Don’t judge Quarantine by its tacky pink cover with four denim-clad crotch shots. It is an intelligent and funny collection of short stories, written comfortably and unaffectedly out of a gay Indian-American self.
There are stories of adolescent friendships that go slack over time, of the relationship between different generations of an immigrant family, of the spikiness of a long-term relationship on the skids. They do seem like different corners of the same person’s experience, but they are different enough in depth and effect to keep one entertained and charmed.
A couple of these stories have an overly workshopped feel — the flash of recognition, the piling of quirky detail are all technically in place — but lack punch or import. And sometimes, they are way too baggy. “Yours”, for instance, meanders on, crab-like, for 40 pages about a love triangle of sorts between the narrator, his dancer-boyfriend and an older artist-writer. Its revelations are trite — that when you’re a character in someone else’s book, it’s not you any more, all fiction is true lies. It bristles with pop culture references — Janet Jackson’s career, a tedious conversation about Whitney Houston’s vs. Dolly Parton’s rendering of I will always love you. Some of these references serve a purpose, like the Robert Mapplethorpe-Andres Serrano-NEA episode, as they reveal cultural tensions of the time — but mostly they are just used as a thickening agent, and it makes the story one goopy mess.
Being Indian American and being gay are crucial facts in this collection, but they do not determine or limit the narrator. In fact, India is only dimly present in this collection — a place whose poverty assails visitors, a place that aged relatives pine for, a place enterprising young men escape in search of “a better life” for their children. “The Cure”, for instance, is a sharp little story about a young man who can’t help burning money — literally — over a kitchen sink, one after the other, “until my wallet was empty and I felt full”. The pathology stems from an incident in India, where an eight-year-old carries his bag for less than a dollar, and then later, after he is treated to a thousand-dollar meal at Le Bernadin in New York, from his parents’ painstaking, scrimping route to prosperity, and his own sense of taint and guilt. Another story, “Citizen”, is about a Gujarati grandmother and her adolescent grandson who is prepping her for American citizenship test, after 9/11 leaves the family shaken and insecure. What it might lack in psychological layering (lonely grandmother, drifting into dreams of her childhood, and her inconsistently kind grandson), it makes up for in sweet comedy. The bewildered grandmother fails every question at the exam (despite her grandson and the officer trying their best to help). When asked to name the three colours of the American flag, she says “Vite? Red?” and then blanks out, until the officer points emphatically at his periwinkle tie, and she says “blue” with a big smile, hoping this counted as three correct answers out of five. The story breaks off at the end of the interview, leaving the characters arrested in a golden autumn afternoon. And that’s enough.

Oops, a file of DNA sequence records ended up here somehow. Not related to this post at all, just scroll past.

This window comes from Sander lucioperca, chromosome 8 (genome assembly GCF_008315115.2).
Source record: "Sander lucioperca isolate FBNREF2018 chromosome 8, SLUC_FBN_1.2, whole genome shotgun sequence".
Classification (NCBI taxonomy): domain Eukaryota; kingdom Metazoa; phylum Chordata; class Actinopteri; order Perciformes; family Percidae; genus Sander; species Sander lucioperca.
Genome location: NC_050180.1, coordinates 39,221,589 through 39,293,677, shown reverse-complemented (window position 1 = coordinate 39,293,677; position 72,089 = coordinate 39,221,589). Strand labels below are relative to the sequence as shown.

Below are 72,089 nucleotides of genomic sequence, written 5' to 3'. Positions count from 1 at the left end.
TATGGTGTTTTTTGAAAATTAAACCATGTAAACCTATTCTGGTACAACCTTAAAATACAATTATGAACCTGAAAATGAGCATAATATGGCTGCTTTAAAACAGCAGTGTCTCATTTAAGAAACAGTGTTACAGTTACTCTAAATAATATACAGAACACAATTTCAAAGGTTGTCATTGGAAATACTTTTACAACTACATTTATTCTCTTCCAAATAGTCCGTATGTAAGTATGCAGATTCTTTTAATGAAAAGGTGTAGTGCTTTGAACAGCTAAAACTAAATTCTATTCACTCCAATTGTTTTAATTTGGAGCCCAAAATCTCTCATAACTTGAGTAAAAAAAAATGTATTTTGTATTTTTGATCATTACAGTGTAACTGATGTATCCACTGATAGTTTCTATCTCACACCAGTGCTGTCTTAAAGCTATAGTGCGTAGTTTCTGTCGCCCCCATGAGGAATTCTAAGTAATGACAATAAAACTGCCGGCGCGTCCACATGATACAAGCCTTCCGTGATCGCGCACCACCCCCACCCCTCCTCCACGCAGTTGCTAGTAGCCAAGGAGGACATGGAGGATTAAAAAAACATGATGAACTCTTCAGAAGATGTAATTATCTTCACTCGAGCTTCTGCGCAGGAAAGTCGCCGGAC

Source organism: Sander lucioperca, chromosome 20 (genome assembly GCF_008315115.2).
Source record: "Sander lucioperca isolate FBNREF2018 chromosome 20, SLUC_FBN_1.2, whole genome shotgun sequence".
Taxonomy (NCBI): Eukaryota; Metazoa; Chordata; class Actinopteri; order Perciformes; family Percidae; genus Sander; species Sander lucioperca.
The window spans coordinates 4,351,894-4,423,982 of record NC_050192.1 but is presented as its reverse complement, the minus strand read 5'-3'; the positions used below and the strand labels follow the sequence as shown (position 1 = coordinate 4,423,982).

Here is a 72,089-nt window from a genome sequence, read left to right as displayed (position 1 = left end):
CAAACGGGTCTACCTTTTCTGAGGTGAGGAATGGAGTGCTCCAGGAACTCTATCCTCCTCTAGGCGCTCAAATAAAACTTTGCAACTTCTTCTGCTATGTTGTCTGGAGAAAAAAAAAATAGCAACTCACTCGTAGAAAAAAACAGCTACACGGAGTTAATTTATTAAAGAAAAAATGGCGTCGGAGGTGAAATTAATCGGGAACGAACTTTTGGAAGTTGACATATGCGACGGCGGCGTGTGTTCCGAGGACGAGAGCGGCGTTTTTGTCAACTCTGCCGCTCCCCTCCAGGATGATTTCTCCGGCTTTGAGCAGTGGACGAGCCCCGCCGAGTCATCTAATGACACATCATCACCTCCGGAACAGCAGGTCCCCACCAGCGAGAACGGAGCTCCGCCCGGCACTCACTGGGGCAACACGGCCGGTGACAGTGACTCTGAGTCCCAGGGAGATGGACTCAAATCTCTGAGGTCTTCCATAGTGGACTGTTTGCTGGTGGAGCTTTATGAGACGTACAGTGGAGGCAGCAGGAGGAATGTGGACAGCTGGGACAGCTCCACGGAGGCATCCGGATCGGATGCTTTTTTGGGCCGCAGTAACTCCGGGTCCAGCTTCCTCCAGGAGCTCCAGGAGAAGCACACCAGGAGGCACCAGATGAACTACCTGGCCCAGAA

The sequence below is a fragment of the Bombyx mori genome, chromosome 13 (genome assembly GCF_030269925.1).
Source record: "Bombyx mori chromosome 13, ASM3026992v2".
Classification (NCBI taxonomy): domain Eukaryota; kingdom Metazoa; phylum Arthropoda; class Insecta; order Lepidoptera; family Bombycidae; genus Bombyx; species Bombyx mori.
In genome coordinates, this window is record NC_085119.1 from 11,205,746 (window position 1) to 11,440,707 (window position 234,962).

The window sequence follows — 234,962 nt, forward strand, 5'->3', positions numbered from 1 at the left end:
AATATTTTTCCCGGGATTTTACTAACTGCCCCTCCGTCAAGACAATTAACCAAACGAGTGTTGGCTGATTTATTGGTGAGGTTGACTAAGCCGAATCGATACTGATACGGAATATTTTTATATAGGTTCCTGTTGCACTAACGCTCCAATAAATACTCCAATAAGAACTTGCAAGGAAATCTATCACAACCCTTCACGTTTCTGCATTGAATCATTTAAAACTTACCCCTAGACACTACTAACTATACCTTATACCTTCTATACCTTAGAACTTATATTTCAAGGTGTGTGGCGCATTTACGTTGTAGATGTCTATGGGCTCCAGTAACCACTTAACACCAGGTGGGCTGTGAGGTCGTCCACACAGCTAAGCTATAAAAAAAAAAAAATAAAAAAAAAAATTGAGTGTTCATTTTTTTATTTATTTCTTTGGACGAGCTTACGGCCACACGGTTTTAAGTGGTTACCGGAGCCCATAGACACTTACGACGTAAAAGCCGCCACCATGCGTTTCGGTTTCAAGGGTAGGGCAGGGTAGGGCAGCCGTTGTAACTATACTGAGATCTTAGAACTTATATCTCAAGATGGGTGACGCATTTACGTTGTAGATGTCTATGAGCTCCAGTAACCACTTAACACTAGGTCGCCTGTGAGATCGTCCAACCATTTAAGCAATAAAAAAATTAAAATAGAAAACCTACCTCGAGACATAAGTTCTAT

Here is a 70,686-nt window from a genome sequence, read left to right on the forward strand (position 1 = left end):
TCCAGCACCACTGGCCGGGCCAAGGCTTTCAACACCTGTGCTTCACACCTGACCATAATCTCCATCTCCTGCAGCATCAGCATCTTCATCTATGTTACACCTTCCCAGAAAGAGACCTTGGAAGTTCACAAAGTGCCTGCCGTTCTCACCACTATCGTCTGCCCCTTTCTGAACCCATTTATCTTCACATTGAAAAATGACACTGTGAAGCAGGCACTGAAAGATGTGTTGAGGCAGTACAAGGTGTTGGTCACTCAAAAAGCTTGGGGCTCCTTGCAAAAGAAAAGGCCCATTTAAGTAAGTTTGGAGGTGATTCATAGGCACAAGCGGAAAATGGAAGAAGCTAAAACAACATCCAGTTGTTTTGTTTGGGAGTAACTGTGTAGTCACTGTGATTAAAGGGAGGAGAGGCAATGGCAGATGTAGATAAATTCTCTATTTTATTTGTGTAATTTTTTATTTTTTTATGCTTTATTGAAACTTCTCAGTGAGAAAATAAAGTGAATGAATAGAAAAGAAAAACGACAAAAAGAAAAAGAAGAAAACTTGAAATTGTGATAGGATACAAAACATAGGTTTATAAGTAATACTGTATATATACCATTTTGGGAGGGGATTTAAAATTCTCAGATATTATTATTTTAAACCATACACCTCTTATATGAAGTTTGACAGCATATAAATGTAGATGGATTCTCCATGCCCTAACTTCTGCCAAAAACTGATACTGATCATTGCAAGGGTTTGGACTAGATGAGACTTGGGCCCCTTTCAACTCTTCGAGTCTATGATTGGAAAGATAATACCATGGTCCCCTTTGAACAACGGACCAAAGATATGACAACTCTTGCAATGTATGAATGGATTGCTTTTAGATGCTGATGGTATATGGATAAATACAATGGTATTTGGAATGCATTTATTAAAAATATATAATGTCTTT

My favourite in this collection is “What We Mean”, where the whimsy and sensitivity of the narrator and the loopy style of storytelling work perfectly. The narrator, stuck with temp work and an unravelling relationship, is struck by the sliding relationship of words and meanings. His grocery lists drift into a crazy code: “I replace cereal with surreal, Glad Bags with Sad Bags, coffee with sneezy and lettuce with let’s.” An injunction to a neighbour, “Move your car, s’il vous plait”, becomes “Move your car, Sylvia Plath” and then simply “Sylvia! Sylvia! Sylvia!” tucked under the windshield wipers. Later, when he rescues a dog, he wonders what it is barking at, and thinks of “TV dogs like Lassie, Benji and Rin Tin Tin. When those dogs bark, they are trying to communicate something vital. People who hear them understand.”
Quarantine is above all, a kind book. Relationships mutate, things are miscommunicated or left unsaid, but nearly all the stories foreground the warmth and connection between people. It is less about sexuality or erotic awakening as much as affection and banter, the support of family and friends, the durability of affection.